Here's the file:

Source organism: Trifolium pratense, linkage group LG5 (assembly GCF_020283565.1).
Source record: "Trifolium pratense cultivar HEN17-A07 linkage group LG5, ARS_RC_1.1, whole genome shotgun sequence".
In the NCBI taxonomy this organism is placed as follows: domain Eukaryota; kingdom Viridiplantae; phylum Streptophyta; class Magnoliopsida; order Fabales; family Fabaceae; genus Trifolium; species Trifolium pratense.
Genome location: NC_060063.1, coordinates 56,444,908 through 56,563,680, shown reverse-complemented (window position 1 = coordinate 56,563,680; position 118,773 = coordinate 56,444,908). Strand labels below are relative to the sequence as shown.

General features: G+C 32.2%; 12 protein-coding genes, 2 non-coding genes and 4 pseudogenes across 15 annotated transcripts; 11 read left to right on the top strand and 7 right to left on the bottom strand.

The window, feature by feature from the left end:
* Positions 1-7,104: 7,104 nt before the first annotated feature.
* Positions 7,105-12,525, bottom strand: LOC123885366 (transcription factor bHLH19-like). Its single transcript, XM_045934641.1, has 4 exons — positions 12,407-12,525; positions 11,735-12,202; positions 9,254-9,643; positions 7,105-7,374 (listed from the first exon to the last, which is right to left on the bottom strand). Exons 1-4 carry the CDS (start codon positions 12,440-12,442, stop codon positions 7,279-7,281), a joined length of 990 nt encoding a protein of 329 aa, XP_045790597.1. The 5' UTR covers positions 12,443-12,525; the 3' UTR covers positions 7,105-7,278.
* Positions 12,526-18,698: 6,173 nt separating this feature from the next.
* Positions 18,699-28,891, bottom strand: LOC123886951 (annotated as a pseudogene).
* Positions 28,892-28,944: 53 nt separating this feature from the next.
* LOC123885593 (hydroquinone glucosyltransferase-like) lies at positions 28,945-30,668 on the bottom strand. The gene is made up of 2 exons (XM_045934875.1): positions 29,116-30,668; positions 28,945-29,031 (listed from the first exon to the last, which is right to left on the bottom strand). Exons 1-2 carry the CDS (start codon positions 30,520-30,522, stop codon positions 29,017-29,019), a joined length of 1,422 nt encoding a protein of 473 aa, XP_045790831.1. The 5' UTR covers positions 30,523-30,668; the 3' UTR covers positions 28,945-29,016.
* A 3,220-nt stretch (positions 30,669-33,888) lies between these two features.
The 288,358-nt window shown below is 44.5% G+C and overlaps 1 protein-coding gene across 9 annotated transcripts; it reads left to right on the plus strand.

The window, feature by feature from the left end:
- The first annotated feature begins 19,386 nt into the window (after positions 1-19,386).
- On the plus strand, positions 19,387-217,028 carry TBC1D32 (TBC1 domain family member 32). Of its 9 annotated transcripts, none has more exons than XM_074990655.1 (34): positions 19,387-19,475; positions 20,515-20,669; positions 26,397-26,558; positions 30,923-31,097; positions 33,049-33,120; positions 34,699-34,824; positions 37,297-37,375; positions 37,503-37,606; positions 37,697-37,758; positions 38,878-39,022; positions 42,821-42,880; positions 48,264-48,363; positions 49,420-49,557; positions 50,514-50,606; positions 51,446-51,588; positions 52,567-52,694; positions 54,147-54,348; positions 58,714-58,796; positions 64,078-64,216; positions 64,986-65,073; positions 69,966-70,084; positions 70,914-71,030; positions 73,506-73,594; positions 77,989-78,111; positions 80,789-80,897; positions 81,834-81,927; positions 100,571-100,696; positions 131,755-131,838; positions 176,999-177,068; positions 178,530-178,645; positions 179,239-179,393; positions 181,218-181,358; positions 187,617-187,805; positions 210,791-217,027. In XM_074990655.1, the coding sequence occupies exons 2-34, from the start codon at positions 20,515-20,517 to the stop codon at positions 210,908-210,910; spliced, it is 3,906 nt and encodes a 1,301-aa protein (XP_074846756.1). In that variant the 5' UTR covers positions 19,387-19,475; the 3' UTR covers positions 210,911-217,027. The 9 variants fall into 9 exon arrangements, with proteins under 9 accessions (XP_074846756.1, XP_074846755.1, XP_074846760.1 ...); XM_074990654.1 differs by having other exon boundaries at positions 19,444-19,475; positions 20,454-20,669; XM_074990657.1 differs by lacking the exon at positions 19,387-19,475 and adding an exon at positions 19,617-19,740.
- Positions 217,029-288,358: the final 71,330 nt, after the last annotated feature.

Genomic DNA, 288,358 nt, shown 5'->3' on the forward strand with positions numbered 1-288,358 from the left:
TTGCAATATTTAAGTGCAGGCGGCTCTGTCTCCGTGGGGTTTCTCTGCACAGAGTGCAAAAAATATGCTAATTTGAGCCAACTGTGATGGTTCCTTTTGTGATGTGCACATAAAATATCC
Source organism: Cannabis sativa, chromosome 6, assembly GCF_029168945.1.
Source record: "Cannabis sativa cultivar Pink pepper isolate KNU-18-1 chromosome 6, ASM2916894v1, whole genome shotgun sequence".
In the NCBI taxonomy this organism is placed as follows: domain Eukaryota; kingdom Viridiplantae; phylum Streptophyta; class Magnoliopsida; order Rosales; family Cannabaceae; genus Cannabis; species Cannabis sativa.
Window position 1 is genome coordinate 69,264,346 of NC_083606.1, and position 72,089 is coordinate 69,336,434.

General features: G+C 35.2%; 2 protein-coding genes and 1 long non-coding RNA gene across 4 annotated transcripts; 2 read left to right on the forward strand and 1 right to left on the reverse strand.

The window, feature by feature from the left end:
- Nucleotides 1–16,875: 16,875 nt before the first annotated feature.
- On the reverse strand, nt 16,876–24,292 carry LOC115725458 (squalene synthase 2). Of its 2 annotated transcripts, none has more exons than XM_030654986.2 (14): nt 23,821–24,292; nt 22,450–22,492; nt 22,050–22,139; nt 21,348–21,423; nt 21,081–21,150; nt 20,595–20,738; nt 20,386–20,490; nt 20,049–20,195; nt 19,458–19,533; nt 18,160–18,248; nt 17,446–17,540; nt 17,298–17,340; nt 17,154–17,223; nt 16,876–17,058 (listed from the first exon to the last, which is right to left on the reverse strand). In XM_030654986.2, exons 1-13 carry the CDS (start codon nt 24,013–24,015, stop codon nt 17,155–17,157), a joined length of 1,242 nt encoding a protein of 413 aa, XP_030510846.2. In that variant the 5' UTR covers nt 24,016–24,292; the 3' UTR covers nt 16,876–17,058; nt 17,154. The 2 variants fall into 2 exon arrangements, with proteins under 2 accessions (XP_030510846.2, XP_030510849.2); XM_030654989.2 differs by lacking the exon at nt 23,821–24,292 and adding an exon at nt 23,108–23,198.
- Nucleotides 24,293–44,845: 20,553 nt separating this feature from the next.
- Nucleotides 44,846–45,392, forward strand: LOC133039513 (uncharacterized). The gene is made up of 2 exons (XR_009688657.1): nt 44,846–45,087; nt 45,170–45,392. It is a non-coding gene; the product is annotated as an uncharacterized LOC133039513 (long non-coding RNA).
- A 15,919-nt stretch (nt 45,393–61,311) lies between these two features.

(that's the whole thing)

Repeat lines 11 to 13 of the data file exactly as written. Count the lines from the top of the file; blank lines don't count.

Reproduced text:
* Positions 28,892-28,944: 53 nt separating this feature from the next.
* LOC123885593 (hydroquinone glucosyltransferase-like) lies at positions 28,945-30,668 on the bottom strand. The gene is made up of 2 exons (XM_045934875.1): positions 29,116-30,668; positions 28,945-29,031 (listed from the first exon to the last, which is right to left on the bottom strand). Exons 1-2 carry the CDS (start codon positions 30,520-30,522, stop codon positions 29,017-29,019), a joined length of 1,422 nt encoding a protein of 473 aa, XP_045790831.1. The 5' UTR covers positions 30,523-30,668; the 3' UTR covers positions 28,945-29,016.
* A 3,220-nt stretch (positions 30,669-33,888) lies between these two features.